Currently the majority of methods used to estimate paleo-elevation are based on the relationship of temperature with altitude, and for this reason, are inherently climate-sensitive. It remains difficult therefore to decipher the effects of changing elevation and broad scale global climatic change on these paleo-altimeters, which critically hampers our ability to evaluate or constrain theories relating to tectonic and climatic evolution. The reduction in CO2 partial pressure with altitude exerts a physiological limitation on plant photosynthesis, which is compensated for, in many species, by an increase in stomatal frequency (density and index) and altered stomatal distribution. This strong inverse relationship between stomatal frequency and atmospheric CO2 concentration, which has been repeatedly demonstrated experimentally and historically over the past 200 years of anthropogenic CO2 rise, has been successfully utilized to reconstruct paleo-CO2 concentrations on timescales of centuries to millennia. The accuracy with which paleo-CO2 concentrations can be estimated from sub-fossil and fossil stomata, and the observation that stomatal density and index increase with decreasing CO2 partial pressure with altitude, now offers the exciting potential of utilizing this relationship as a novel paleo-altimeter. A model for estimating paleo-elevation from fossil stomatal frequency will be presented and the implications of this new method discussed.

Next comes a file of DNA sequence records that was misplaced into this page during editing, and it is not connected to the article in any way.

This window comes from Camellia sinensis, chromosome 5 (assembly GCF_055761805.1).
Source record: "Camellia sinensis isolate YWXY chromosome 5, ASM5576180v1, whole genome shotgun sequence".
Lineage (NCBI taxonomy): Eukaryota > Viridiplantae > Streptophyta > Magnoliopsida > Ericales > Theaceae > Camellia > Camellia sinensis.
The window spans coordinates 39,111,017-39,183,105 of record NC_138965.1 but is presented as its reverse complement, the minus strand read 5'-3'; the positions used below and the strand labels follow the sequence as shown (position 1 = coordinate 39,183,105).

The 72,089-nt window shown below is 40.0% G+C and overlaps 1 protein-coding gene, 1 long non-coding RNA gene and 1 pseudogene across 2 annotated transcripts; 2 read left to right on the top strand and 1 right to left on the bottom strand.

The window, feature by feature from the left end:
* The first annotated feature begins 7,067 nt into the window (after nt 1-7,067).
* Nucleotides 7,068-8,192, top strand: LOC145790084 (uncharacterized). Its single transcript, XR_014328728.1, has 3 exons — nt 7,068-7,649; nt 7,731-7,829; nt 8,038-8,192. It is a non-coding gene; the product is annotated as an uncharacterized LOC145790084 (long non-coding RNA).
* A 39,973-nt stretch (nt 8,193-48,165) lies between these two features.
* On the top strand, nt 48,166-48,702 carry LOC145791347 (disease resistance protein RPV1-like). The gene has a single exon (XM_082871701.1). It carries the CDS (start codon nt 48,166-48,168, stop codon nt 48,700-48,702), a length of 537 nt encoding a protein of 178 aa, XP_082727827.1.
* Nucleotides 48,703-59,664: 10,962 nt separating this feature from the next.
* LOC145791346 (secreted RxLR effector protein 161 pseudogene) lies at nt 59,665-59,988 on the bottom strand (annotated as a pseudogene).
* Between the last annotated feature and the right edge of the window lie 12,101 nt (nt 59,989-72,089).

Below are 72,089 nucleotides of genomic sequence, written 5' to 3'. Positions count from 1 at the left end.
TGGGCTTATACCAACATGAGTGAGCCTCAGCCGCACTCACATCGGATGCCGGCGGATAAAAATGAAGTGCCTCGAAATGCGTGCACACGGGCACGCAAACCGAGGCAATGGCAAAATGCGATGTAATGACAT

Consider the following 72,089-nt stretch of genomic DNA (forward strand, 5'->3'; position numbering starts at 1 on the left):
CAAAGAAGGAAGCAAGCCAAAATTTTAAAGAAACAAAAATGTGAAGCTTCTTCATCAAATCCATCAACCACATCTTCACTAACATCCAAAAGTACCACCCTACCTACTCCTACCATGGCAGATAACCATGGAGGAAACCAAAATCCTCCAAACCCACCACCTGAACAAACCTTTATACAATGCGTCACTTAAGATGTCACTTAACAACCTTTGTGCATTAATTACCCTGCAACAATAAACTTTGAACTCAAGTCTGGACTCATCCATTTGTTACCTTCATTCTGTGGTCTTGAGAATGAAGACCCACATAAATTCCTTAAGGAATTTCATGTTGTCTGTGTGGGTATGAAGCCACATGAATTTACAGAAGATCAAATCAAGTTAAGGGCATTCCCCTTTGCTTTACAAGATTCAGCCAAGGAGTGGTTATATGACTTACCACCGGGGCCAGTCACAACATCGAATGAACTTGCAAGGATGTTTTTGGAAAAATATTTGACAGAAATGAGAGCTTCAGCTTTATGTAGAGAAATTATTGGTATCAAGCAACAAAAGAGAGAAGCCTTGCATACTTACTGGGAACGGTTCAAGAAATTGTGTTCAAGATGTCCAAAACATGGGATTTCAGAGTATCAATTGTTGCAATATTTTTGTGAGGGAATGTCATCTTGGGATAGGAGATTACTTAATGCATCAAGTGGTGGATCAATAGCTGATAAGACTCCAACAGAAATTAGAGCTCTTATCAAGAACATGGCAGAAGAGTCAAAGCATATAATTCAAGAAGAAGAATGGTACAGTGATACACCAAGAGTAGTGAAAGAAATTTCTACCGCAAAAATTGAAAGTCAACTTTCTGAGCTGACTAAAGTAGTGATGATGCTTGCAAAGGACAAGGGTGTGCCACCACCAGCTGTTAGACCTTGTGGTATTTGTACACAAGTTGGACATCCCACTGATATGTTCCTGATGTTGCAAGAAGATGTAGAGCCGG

Key words: fossil plants, paleo-climate, paleo-elevation, stomatal density